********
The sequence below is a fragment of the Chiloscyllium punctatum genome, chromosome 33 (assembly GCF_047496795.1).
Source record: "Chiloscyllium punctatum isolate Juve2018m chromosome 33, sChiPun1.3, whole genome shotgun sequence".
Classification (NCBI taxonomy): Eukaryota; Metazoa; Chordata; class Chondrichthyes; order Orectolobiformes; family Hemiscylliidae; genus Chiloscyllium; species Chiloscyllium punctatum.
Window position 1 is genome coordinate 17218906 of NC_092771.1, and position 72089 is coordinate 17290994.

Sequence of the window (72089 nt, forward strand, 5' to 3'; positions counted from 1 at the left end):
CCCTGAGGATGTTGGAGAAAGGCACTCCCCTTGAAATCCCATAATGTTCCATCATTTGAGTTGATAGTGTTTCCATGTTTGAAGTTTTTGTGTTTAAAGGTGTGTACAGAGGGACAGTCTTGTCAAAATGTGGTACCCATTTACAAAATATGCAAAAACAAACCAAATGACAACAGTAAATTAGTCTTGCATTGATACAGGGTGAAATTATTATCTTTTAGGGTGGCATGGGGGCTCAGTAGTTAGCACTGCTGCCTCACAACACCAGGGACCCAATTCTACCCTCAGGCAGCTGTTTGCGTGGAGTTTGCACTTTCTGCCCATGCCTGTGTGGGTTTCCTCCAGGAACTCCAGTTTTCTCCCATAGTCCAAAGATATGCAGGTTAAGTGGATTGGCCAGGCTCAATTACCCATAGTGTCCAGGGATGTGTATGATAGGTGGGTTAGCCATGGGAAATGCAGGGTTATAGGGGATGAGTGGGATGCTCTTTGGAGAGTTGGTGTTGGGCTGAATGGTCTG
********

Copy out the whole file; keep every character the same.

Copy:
The sequence below is a fragment of the Chiloscyllium punctatum genome, chromosome 33 (assembly GCF_047496795.1).
Source record: "Chiloscyllium punctatum isolate Juve2018m chromosome 33, sChiPun1.3, whole genome shotgun sequence".
Classification (NCBI taxonomy): Eukaryota; Metazoa; Chordata; class Chondrichthyes; order Orectolobiformes; family Hemiscylliidae; genus Chiloscyllium; species Chiloscyllium punctatum.
Window position 1 is genome coordinate 17218906 of NC_092771.1, and position 72089 is coordinate 17290994.

Sequence of the window (72089 nt, forward strand, 5' to 3'; positions counted from 1 at the left end):
CCCTGAGGATGTTGGAGAAAGGCACTCCCCTTGAAATCCCATAATGTTCCATCATTTGAGTTGATAGTGTTTCCATGTTTGAAGTTTTTGTGTTTAAAGGTGTGTACAGAGGGACAGTCTTGTCAAAATGTGGTACCCATTTACAAAATATGCAAAAACAAACCAAATGACAACAGTAAATTAGTCTTGCATTGATACAGGGTGAAATTATTATCTTTTAGGGTGGCATGGGGGCTCAGTAGTTAGCACTGCTGCCTCACAACACCAGGGACCCAATTCTACCCTCAGGCAGCTGTTTGCGTGGAGTTTGCACTTTCTGCCCATGCCTGTGTGGGTTTCCTCCAGGAACTCCAGTTTTCTCCCATAGTCCAAAGATATGCAGGTTAAGTGGATTGGCCAGGCTCAATTACCCATAGTGTCCAGGGATGTGTATGATAGGTGGGTTAGCCATGGGAAATGCAGGGTTATAGGGGATGAGTGGGATGCTCTTTGGAGAGTTGGTGTTGGGCTGAATGGTCTG